Time to get grid smart

Futuristic smart house. Supplied.

By Zero Emissions Noosa

Australia is the lucky country, especially when it comes to renewable energy.

We have all three of the major factors for utilising renewable energy: an abundance of sun and some of the most reliable winds in the world; access to the most advanced technology; and, even if it sometimes doesn’t look like it, we have a stable political system that allows investment in new energy sources.

So it does not come as a surprise that renewables, both on a residential and industrial scale, have been a great success in the past decade. This rise of sustainable energy has not been without challenges for our electricity networks though, and in many ways they have been overtaken by this success.

In some areas we now have periods when solar generates more power than we require and our local network is trying to feed electricity back into interstate transmission network.

Our electricity grid was originally built for large, centralised power plants and it can only handle a limited amount of supply from other sources. While this may not be an urgent issue yet, our grid is slowly reaching saturation and if we don’t start to use the grid in smarter ways we’ll eventually hit its limits.

A smart grid includes shifting our electricity use to times when surplus electricity is available and reducing it during times of limited supply. The basic idea is not really new. Many households have electric hot water systems that are remotely switched on when surplus electricity is available. Originally this had been used to provide coal power plants with some basic load to keep them running during the night but the network has lost much of this control, because many smart PV owners now control their hot water systems with a timer to charge it with free solar power.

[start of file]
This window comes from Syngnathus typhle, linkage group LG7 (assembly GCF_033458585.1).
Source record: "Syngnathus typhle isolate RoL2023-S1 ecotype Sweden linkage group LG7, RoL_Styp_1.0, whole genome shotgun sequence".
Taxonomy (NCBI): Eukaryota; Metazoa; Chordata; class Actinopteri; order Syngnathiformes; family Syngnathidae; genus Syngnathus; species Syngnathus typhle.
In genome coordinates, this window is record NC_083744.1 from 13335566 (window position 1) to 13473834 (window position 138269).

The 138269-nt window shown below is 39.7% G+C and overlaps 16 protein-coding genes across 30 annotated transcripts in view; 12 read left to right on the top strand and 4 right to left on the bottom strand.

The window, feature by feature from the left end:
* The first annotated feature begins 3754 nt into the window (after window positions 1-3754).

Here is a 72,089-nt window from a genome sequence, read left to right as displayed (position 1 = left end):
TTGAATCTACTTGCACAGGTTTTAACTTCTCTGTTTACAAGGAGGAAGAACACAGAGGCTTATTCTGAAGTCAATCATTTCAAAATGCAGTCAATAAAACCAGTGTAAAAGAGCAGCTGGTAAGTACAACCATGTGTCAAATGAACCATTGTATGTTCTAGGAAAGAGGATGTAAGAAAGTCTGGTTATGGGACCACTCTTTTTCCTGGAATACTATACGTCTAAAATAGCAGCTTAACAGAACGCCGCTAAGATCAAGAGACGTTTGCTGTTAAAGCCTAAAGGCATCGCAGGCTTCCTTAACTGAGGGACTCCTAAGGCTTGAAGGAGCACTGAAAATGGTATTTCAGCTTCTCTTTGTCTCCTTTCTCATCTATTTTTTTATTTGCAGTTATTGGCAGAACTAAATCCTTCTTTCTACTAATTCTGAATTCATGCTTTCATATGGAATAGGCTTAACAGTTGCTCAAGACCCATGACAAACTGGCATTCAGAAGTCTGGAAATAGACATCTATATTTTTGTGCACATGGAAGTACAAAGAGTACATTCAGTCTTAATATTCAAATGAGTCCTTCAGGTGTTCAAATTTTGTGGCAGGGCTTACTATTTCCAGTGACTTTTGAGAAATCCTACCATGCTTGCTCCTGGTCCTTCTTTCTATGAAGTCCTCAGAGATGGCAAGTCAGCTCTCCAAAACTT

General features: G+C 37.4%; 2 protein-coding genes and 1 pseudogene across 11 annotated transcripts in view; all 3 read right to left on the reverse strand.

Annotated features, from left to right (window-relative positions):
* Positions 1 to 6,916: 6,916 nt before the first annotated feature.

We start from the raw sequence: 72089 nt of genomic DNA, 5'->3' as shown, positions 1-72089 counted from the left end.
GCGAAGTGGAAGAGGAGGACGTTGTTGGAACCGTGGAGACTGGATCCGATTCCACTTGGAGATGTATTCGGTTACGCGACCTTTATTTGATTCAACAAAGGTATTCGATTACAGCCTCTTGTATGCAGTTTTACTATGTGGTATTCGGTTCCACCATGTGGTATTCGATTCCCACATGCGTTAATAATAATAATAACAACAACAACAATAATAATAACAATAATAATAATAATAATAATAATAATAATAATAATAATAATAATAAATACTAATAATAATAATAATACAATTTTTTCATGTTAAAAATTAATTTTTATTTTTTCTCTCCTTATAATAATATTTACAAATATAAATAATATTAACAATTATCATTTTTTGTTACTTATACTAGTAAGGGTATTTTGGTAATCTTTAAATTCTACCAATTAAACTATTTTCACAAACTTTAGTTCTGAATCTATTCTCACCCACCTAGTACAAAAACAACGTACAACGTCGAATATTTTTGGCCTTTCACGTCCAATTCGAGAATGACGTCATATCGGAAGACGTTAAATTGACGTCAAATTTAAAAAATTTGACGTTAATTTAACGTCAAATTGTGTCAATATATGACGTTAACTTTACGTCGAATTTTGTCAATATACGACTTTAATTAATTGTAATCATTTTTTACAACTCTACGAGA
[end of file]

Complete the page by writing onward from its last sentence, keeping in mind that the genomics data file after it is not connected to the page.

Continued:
Remotely controlled hot water systems have been a great tool to stabilise our network for a long time and with today’s technology and the internet that control can be much more dynamic and sophisticated. Heaters, coolers and pumps can be controlled to use energy when it is available. Batteries can be used to store energy during the day and supply it back to the grid at night and solar inverters can have their output dynamically regulated to supply only what the grid can handle.

Many network operators, including Energex, are currently trying these Dynamic Operating Envelopes at test sites with very promising results.

The advent of electric cars means there are new challenges and opportunities on the horizon and our electricity network has to be prepared for it. A large proportion of today’s fuels will have to be provided in the form of electricity in the near future and, if not done smartly, this could become a major challenge for our electricity supply. Luckily, electric vehicles come with some built-in solutions too. They can offer a number of grid services by storing electricity temporarily and with dynamic operating envelope control they can reduce the load on the network by deferring their charging to times of high supply.

EVs have large batteries that can be used to store electricity from our solar systems or the grid during the day and then power our homes during the night. They can even offer backup power for power outages. This service is called vehicle to home/business (V2H, V2B). An extension of this can be the vehicle to grid (V2G) service where large numbers of EVs are managed remotely to use part of their batteries to store electricity during the day and supply it back to the grid at night. Because of the fast response of those batteries, V2G could also provide services to stabilise the network if sudden changes occurred.

The technology to make our grid smarter is available today and it’s improving at a rapid rate. It has the potential to increase our use of renewable energy and reduce the need for large investment in the electricity network. But a smart grid will also require smart tariffs to be viable and that is still the elephant in the room. The current electricity tariff structure discourages or even inhibits smart technology and makes it nonviable for the owners of batteries, EVs and solar systems to participate.

A real smart grid will have to treat all participants as partners and reward them for their contribution.

Check out zeroemissionsnoosa.com.au for more information.

Thorsten Kels for Zero Emissions Noosa Inc